# Common vs. ground

I've been trained to use the word ground and the ground symbol to refer to the earth, the dirt on which we stand.

Circuit common is considered to be a separate concept, with the symbol .

My understanding is that "ground" means that the node can and should be tied to the earth. "Common" implies an arbitrary voltage reference with no connotation about its voltage relative to earth. One might have multiple commons in a schematic, but earth is earth.

Obviously there are cases where "ground" is used to mean what I defined above as "common". Would those cases be wrong? Does my use of terminology match standard usage?

The lowly NAND gate has a pin called GND and there's no reason to suppose it must be connected to: -

• Ground,
• Earth,
• Chassis,
• 0V or
• Common

I don't believe there is standard usage other than in protective earth points: -

• I'm not sure what you mean by "there's no reason to suppose it must be connected to...". Do you mean it's not clear which of those it's intended to be connected to, or it's not obvious that it needs to be connected at all? – kwc May 1 '14 at 17:26
• @kwc There is no overriding reason to connect to any "ground" or "common" circuit node. – Andy aka May 1 '14 at 19:04
• Maybe not at first glance if you think of the gates as abstract logical devices, but when you look at how they're actually implemented as transistors, doesn't it become clear that connections to ground and a positive voltage are necessary? (For example, en.wikipedia.org/wiki/NAND_gate#Implementations) – kwc May 1 '14 at 19:24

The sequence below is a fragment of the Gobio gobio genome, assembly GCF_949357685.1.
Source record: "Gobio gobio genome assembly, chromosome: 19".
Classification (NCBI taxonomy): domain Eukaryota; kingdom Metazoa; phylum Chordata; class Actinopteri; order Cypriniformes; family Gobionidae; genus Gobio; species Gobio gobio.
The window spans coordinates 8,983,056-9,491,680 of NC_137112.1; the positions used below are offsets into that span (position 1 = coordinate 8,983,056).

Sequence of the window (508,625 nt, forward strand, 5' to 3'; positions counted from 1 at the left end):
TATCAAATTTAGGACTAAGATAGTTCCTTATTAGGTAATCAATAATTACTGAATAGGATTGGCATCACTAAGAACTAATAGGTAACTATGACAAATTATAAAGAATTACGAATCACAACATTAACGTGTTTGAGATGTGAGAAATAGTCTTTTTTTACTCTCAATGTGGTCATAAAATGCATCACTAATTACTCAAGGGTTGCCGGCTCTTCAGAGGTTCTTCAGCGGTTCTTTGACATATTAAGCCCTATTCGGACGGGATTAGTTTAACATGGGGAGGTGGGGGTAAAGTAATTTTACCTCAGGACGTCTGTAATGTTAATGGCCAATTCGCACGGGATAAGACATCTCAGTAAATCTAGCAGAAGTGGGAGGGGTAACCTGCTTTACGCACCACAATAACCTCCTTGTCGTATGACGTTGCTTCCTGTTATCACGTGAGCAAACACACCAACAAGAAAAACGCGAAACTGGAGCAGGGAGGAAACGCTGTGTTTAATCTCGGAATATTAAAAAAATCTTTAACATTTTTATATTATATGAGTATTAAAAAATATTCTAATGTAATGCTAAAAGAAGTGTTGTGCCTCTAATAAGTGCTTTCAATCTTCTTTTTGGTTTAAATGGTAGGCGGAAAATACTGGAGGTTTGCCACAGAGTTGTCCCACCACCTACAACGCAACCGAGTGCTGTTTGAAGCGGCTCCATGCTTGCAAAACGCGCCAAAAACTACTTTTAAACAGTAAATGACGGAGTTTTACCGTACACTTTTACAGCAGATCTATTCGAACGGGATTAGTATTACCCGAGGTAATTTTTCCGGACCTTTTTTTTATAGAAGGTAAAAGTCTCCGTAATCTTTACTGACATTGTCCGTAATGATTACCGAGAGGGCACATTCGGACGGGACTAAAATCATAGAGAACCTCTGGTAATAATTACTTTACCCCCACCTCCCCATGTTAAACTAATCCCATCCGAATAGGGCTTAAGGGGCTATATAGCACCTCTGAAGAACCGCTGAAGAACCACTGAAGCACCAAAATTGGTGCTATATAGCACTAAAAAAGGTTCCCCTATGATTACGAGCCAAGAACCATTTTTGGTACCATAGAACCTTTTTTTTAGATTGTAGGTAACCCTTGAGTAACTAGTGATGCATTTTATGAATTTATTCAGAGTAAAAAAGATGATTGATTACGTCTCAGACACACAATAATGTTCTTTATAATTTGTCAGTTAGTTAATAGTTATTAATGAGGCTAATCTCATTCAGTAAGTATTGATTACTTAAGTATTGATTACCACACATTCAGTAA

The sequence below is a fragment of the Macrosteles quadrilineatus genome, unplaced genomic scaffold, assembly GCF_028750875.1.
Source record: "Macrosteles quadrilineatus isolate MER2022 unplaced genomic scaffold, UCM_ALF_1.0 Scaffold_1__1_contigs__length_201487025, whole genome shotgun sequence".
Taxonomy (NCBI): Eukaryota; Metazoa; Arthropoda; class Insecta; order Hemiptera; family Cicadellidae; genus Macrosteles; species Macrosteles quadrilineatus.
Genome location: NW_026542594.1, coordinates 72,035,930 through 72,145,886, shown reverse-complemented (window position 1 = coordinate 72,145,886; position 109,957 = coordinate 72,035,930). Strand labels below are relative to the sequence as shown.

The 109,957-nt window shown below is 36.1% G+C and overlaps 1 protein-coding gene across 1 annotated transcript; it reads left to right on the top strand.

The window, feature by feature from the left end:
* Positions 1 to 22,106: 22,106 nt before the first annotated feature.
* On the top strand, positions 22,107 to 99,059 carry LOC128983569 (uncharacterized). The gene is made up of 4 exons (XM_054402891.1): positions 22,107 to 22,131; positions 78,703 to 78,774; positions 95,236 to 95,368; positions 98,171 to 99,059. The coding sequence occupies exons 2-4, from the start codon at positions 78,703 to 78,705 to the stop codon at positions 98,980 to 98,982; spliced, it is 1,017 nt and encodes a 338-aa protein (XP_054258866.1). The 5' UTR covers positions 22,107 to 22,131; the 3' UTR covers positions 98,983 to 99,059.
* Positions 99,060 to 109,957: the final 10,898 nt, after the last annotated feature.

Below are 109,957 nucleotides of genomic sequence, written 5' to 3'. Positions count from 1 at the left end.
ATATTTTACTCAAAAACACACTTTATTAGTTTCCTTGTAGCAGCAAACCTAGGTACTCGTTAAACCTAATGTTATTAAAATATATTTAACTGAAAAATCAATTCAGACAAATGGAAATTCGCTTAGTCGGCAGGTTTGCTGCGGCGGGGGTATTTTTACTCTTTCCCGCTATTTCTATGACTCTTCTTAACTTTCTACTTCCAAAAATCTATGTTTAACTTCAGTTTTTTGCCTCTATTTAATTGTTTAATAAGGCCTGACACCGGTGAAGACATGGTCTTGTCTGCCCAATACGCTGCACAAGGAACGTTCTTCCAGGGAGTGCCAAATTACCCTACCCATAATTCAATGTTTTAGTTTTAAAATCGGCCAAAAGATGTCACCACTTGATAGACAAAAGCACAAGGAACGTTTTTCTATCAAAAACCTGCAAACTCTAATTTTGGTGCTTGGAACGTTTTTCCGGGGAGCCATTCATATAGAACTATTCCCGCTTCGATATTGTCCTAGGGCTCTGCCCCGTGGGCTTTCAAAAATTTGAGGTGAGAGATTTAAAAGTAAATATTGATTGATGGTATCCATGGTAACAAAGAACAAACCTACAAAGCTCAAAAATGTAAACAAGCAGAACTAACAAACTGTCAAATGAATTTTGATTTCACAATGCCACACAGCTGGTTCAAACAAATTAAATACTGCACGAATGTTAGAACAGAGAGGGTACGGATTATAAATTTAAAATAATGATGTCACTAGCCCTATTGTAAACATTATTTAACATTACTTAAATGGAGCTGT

• @kwc - not at all. Consider if the positive terminal of the supply is grounded. There are plenty of circuits I've seen like this. – Andy aka May 1 '14 at 19:39
• Ok, I think I get what you're saying - there's no reason the node connected to the pin called GND actually needs to be a common or ground node? Do you have an example of a circuit like you described? – kwc May 1 '14 at 20:02

There are, in fact, two distinct concepts:

(1) the circuit reference node which has, by definition, a node voltage of 0V. All other node voltages are referenced to this node. It is the node that one connects the black lead of one's voltmeter when measuring a node voltage.

(2) an 'infinite' source (or sink) for electric charge with an unchanging potential.

It is, unfortunately, the case that both concepts go by the name "ground". Like you, I prefer the "common" for the first concept and "ground" (some use "earth" for an obvious reason) for the second.

The two symbols that you show are essentially synonymous. I have seen them used interchangeably. Sometimes in a given schematic, one symbol will be used for analog ground and the other for digital ground. It is up to the documentation or schematic notes to describe exactly what is meant, and how the grounds are ultimately connected together. They should certainly both always be used to describe the same nominal potential, which would be the zero potential of the circuit.

All this signs indicate a specific return path.

This is a return through the earth to reference power (lowest potential).

Used with true earth ground (NEC) to do absolute voltage measurements. In electronics we often use this as a generic symbol, adding only mess in measurements. Used for sensitive signals or power leakage.